Cortez burned his boats to give his soldiers no choice but to conquer the New World.
And the Payson Humane Society will start building its new shelter — even though it still must raise some $2 million to finish it.
Starting in April, builders will level the site, put in the roads, install exterior walls and lay down the sub-foundation.
“It’s a gamble — like ‘build it and they will come,’” said John Wakelin, who heads the society’s fund-raising effort. “It was a very difficult decision to make. But people were saying, ‘when are you going to do something?’ So we’re moving forward, putting people to work and helping the local economy.”
The newly renamed Humane Society of Central Arizona has so far raised $1.2 million to build the $3.5-million shelter, which will enable the group to double the 1,700 cats and dogs it can handle annually.
The group currently has $670,000 in the bank to replace the crowded, beat up house that now serves as the animal shelter on McLane Road.
But in an effort to reassure donors, the board last week decided to build the shelter in phases.
The $530,000 spent so far has provided about $200,000 to buy the two-acre site just off Main Street, paid for $200,000 in plans and site preparation work and covered about $130,000 in assorted fund-raising costs.
Now, the board has asked local builder Mike Amon to start about $400,000 worth of preliminary work.
The fund-raising effort was jump-started with a $100,000 anonymous donation, which private donors have matched. However, the campaign has brought in only about $250,000 in the past three months, as the recession has deepened, said Wakelin.
So now, like the movie about a baseball lover who built a stadium in his cornfield, the Humane Society has decided to make the down payment on its own field of dreams — and hope the community rallies.
So the board will continue raising money for the $1.1- million phase two, which will finish the foundation, put in the plumbing and build up the walls and roof.
The $1.6-million third phase will finish the interior, followed by a phase to put in the fixtures and equipment and finally the fifth-phase demolition of the current shelter, which advocates say is falling apart and subjecting the dogs and cats to sometimes unhealthy conditions.
Meanwhile, the name change should make it easier to raise money from a wider net of donors, and also reflects that the Payson shelter draws animals from even Flagstaff and Globe.
In part, that stems from the strenuous efforts the Payson shelter makes to find homes for adoptable dogs and cats — even if it means providing shelter for a year or even two.
Most northern Arizona shelters kill almost all stray animals after 72 hours. The Payson shelter euthanizes animals that act aggressively toward people, and sometimes those with severe medical problems. But if an animal appears adoptable, the shelter provides sterilization, medical care and then months — sometimes years — of effort to match the animal to a family.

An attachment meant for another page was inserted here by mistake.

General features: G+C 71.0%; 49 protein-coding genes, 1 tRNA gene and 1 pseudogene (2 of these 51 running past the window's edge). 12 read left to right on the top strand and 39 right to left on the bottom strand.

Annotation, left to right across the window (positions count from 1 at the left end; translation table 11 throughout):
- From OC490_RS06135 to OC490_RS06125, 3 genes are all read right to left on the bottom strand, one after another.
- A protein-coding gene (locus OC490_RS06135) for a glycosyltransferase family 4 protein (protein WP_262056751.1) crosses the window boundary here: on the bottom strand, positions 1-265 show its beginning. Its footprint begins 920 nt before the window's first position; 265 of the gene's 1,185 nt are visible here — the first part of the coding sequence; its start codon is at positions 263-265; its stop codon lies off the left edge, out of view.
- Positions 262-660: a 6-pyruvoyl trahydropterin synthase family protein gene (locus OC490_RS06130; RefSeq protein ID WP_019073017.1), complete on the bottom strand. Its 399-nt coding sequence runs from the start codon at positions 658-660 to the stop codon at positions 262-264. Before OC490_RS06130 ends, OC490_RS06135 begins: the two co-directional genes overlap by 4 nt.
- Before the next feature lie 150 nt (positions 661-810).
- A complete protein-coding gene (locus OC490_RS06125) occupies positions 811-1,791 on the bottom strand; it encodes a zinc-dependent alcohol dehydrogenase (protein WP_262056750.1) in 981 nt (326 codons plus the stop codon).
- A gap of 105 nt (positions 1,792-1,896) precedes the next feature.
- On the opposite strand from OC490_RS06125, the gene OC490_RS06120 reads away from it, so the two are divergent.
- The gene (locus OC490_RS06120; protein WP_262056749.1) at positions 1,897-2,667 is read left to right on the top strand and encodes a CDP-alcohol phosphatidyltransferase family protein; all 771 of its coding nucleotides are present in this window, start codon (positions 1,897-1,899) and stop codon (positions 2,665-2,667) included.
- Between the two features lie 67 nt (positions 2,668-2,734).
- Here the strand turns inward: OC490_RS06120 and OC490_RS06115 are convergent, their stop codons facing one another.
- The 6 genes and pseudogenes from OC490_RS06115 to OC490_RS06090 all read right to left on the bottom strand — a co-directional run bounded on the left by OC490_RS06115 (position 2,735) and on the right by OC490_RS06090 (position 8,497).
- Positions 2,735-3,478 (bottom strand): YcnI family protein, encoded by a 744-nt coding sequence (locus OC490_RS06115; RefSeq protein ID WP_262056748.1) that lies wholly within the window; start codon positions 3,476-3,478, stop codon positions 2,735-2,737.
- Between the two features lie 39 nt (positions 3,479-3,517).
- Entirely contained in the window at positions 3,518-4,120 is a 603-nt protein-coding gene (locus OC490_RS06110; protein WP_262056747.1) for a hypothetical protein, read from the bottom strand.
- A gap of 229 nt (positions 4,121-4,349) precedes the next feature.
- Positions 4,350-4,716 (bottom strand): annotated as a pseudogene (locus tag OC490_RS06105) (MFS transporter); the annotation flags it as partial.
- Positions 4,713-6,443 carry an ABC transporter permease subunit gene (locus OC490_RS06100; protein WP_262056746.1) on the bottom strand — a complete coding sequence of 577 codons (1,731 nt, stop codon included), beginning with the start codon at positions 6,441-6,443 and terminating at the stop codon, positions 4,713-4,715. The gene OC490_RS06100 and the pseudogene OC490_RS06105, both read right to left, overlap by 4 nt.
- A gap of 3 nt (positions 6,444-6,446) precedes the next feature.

As a result, the Payson shelter sometimes gets calls from other shelters, when they’re about to kill seemingly adoptable animals.
That means the Payson shelter must often cope with full cages and kennels. Many of the kennels are outside, exposed to snow and rain. Moreover, the shelter urgently needs facilities that separate the airflow in the section for sick and quarantined animals.
The proposed $3.5-million shelter would include warm kennels for all the animals, a segregated area for sick animals and a low-cost, high-volume spay and neuter clinic open to the community.
The shelter’s location, sandwiched between the tourist and shopping zone on Main Street and a not-yet-built development featuring luxury condominiums, has previously spurred concerns about noise coming from the shelter. In addition, the shelter operates an aluminum can crushing operation on site, which provides $28,000 annually by recycling donated cans.
At one point, Payson Mayor Kenny Evans offered the Humane Society town-owned land overlooking the Payson Event Center as an alternative, but after years of trying to find a site, the board turned down that offer for fear of additional delays.
“We were appreciative of the offer, but it would have required a zone change and another hearing and another conditional use permit — and there was another development just 150 yards away,” said Wakelin. “On this site, we already had our land and we’d already paid for it.”
Last week, in a presentation before the Citizen Awareness Committee, shelter advocates said the building design includes soundproofing for the indoor kennels.
The outdoor exercise runs would be used during the day — and probably generate less noise than the current, largely open-air kennels, said Lisa Boyle, who heads up animal care at the shelter.
She noted that dogs rarely bark when on their exercise breaks or while being walked by volunteers.
She predicted neighborhood dogs barking at their back fence will make more noise than the shelter dogs in their soundproofed kennels.
In the meantime, the shelter provides a vital service to the community — supported mostly from donations, but also under the terms of contracts with Payson, Star Valley and Gila County to handle stray dogs.
For instance, the shelter recently got a call involving a Payson woman with 22 dogs — five of them pregnant. The shelter provided sterilization for the whole pack of dogs. “Think of all the unwanted animals that would have been born into this community,” said Boyle.
Ellie Watson, the shelter director, said the new, 15,000-square-foot facility will not bother the neighbors. “We’ll have a quiet lobby, positive atmosphere and happy, positive animals,” she said.
Wakelin said the group considered the risk of starting a project they could never finish. “That’s your worst nightmare,” he said. “The bottom line is that we’re going forward,” said Wakelin, “and we can always hold the next gala on the pad — like the hospital did.”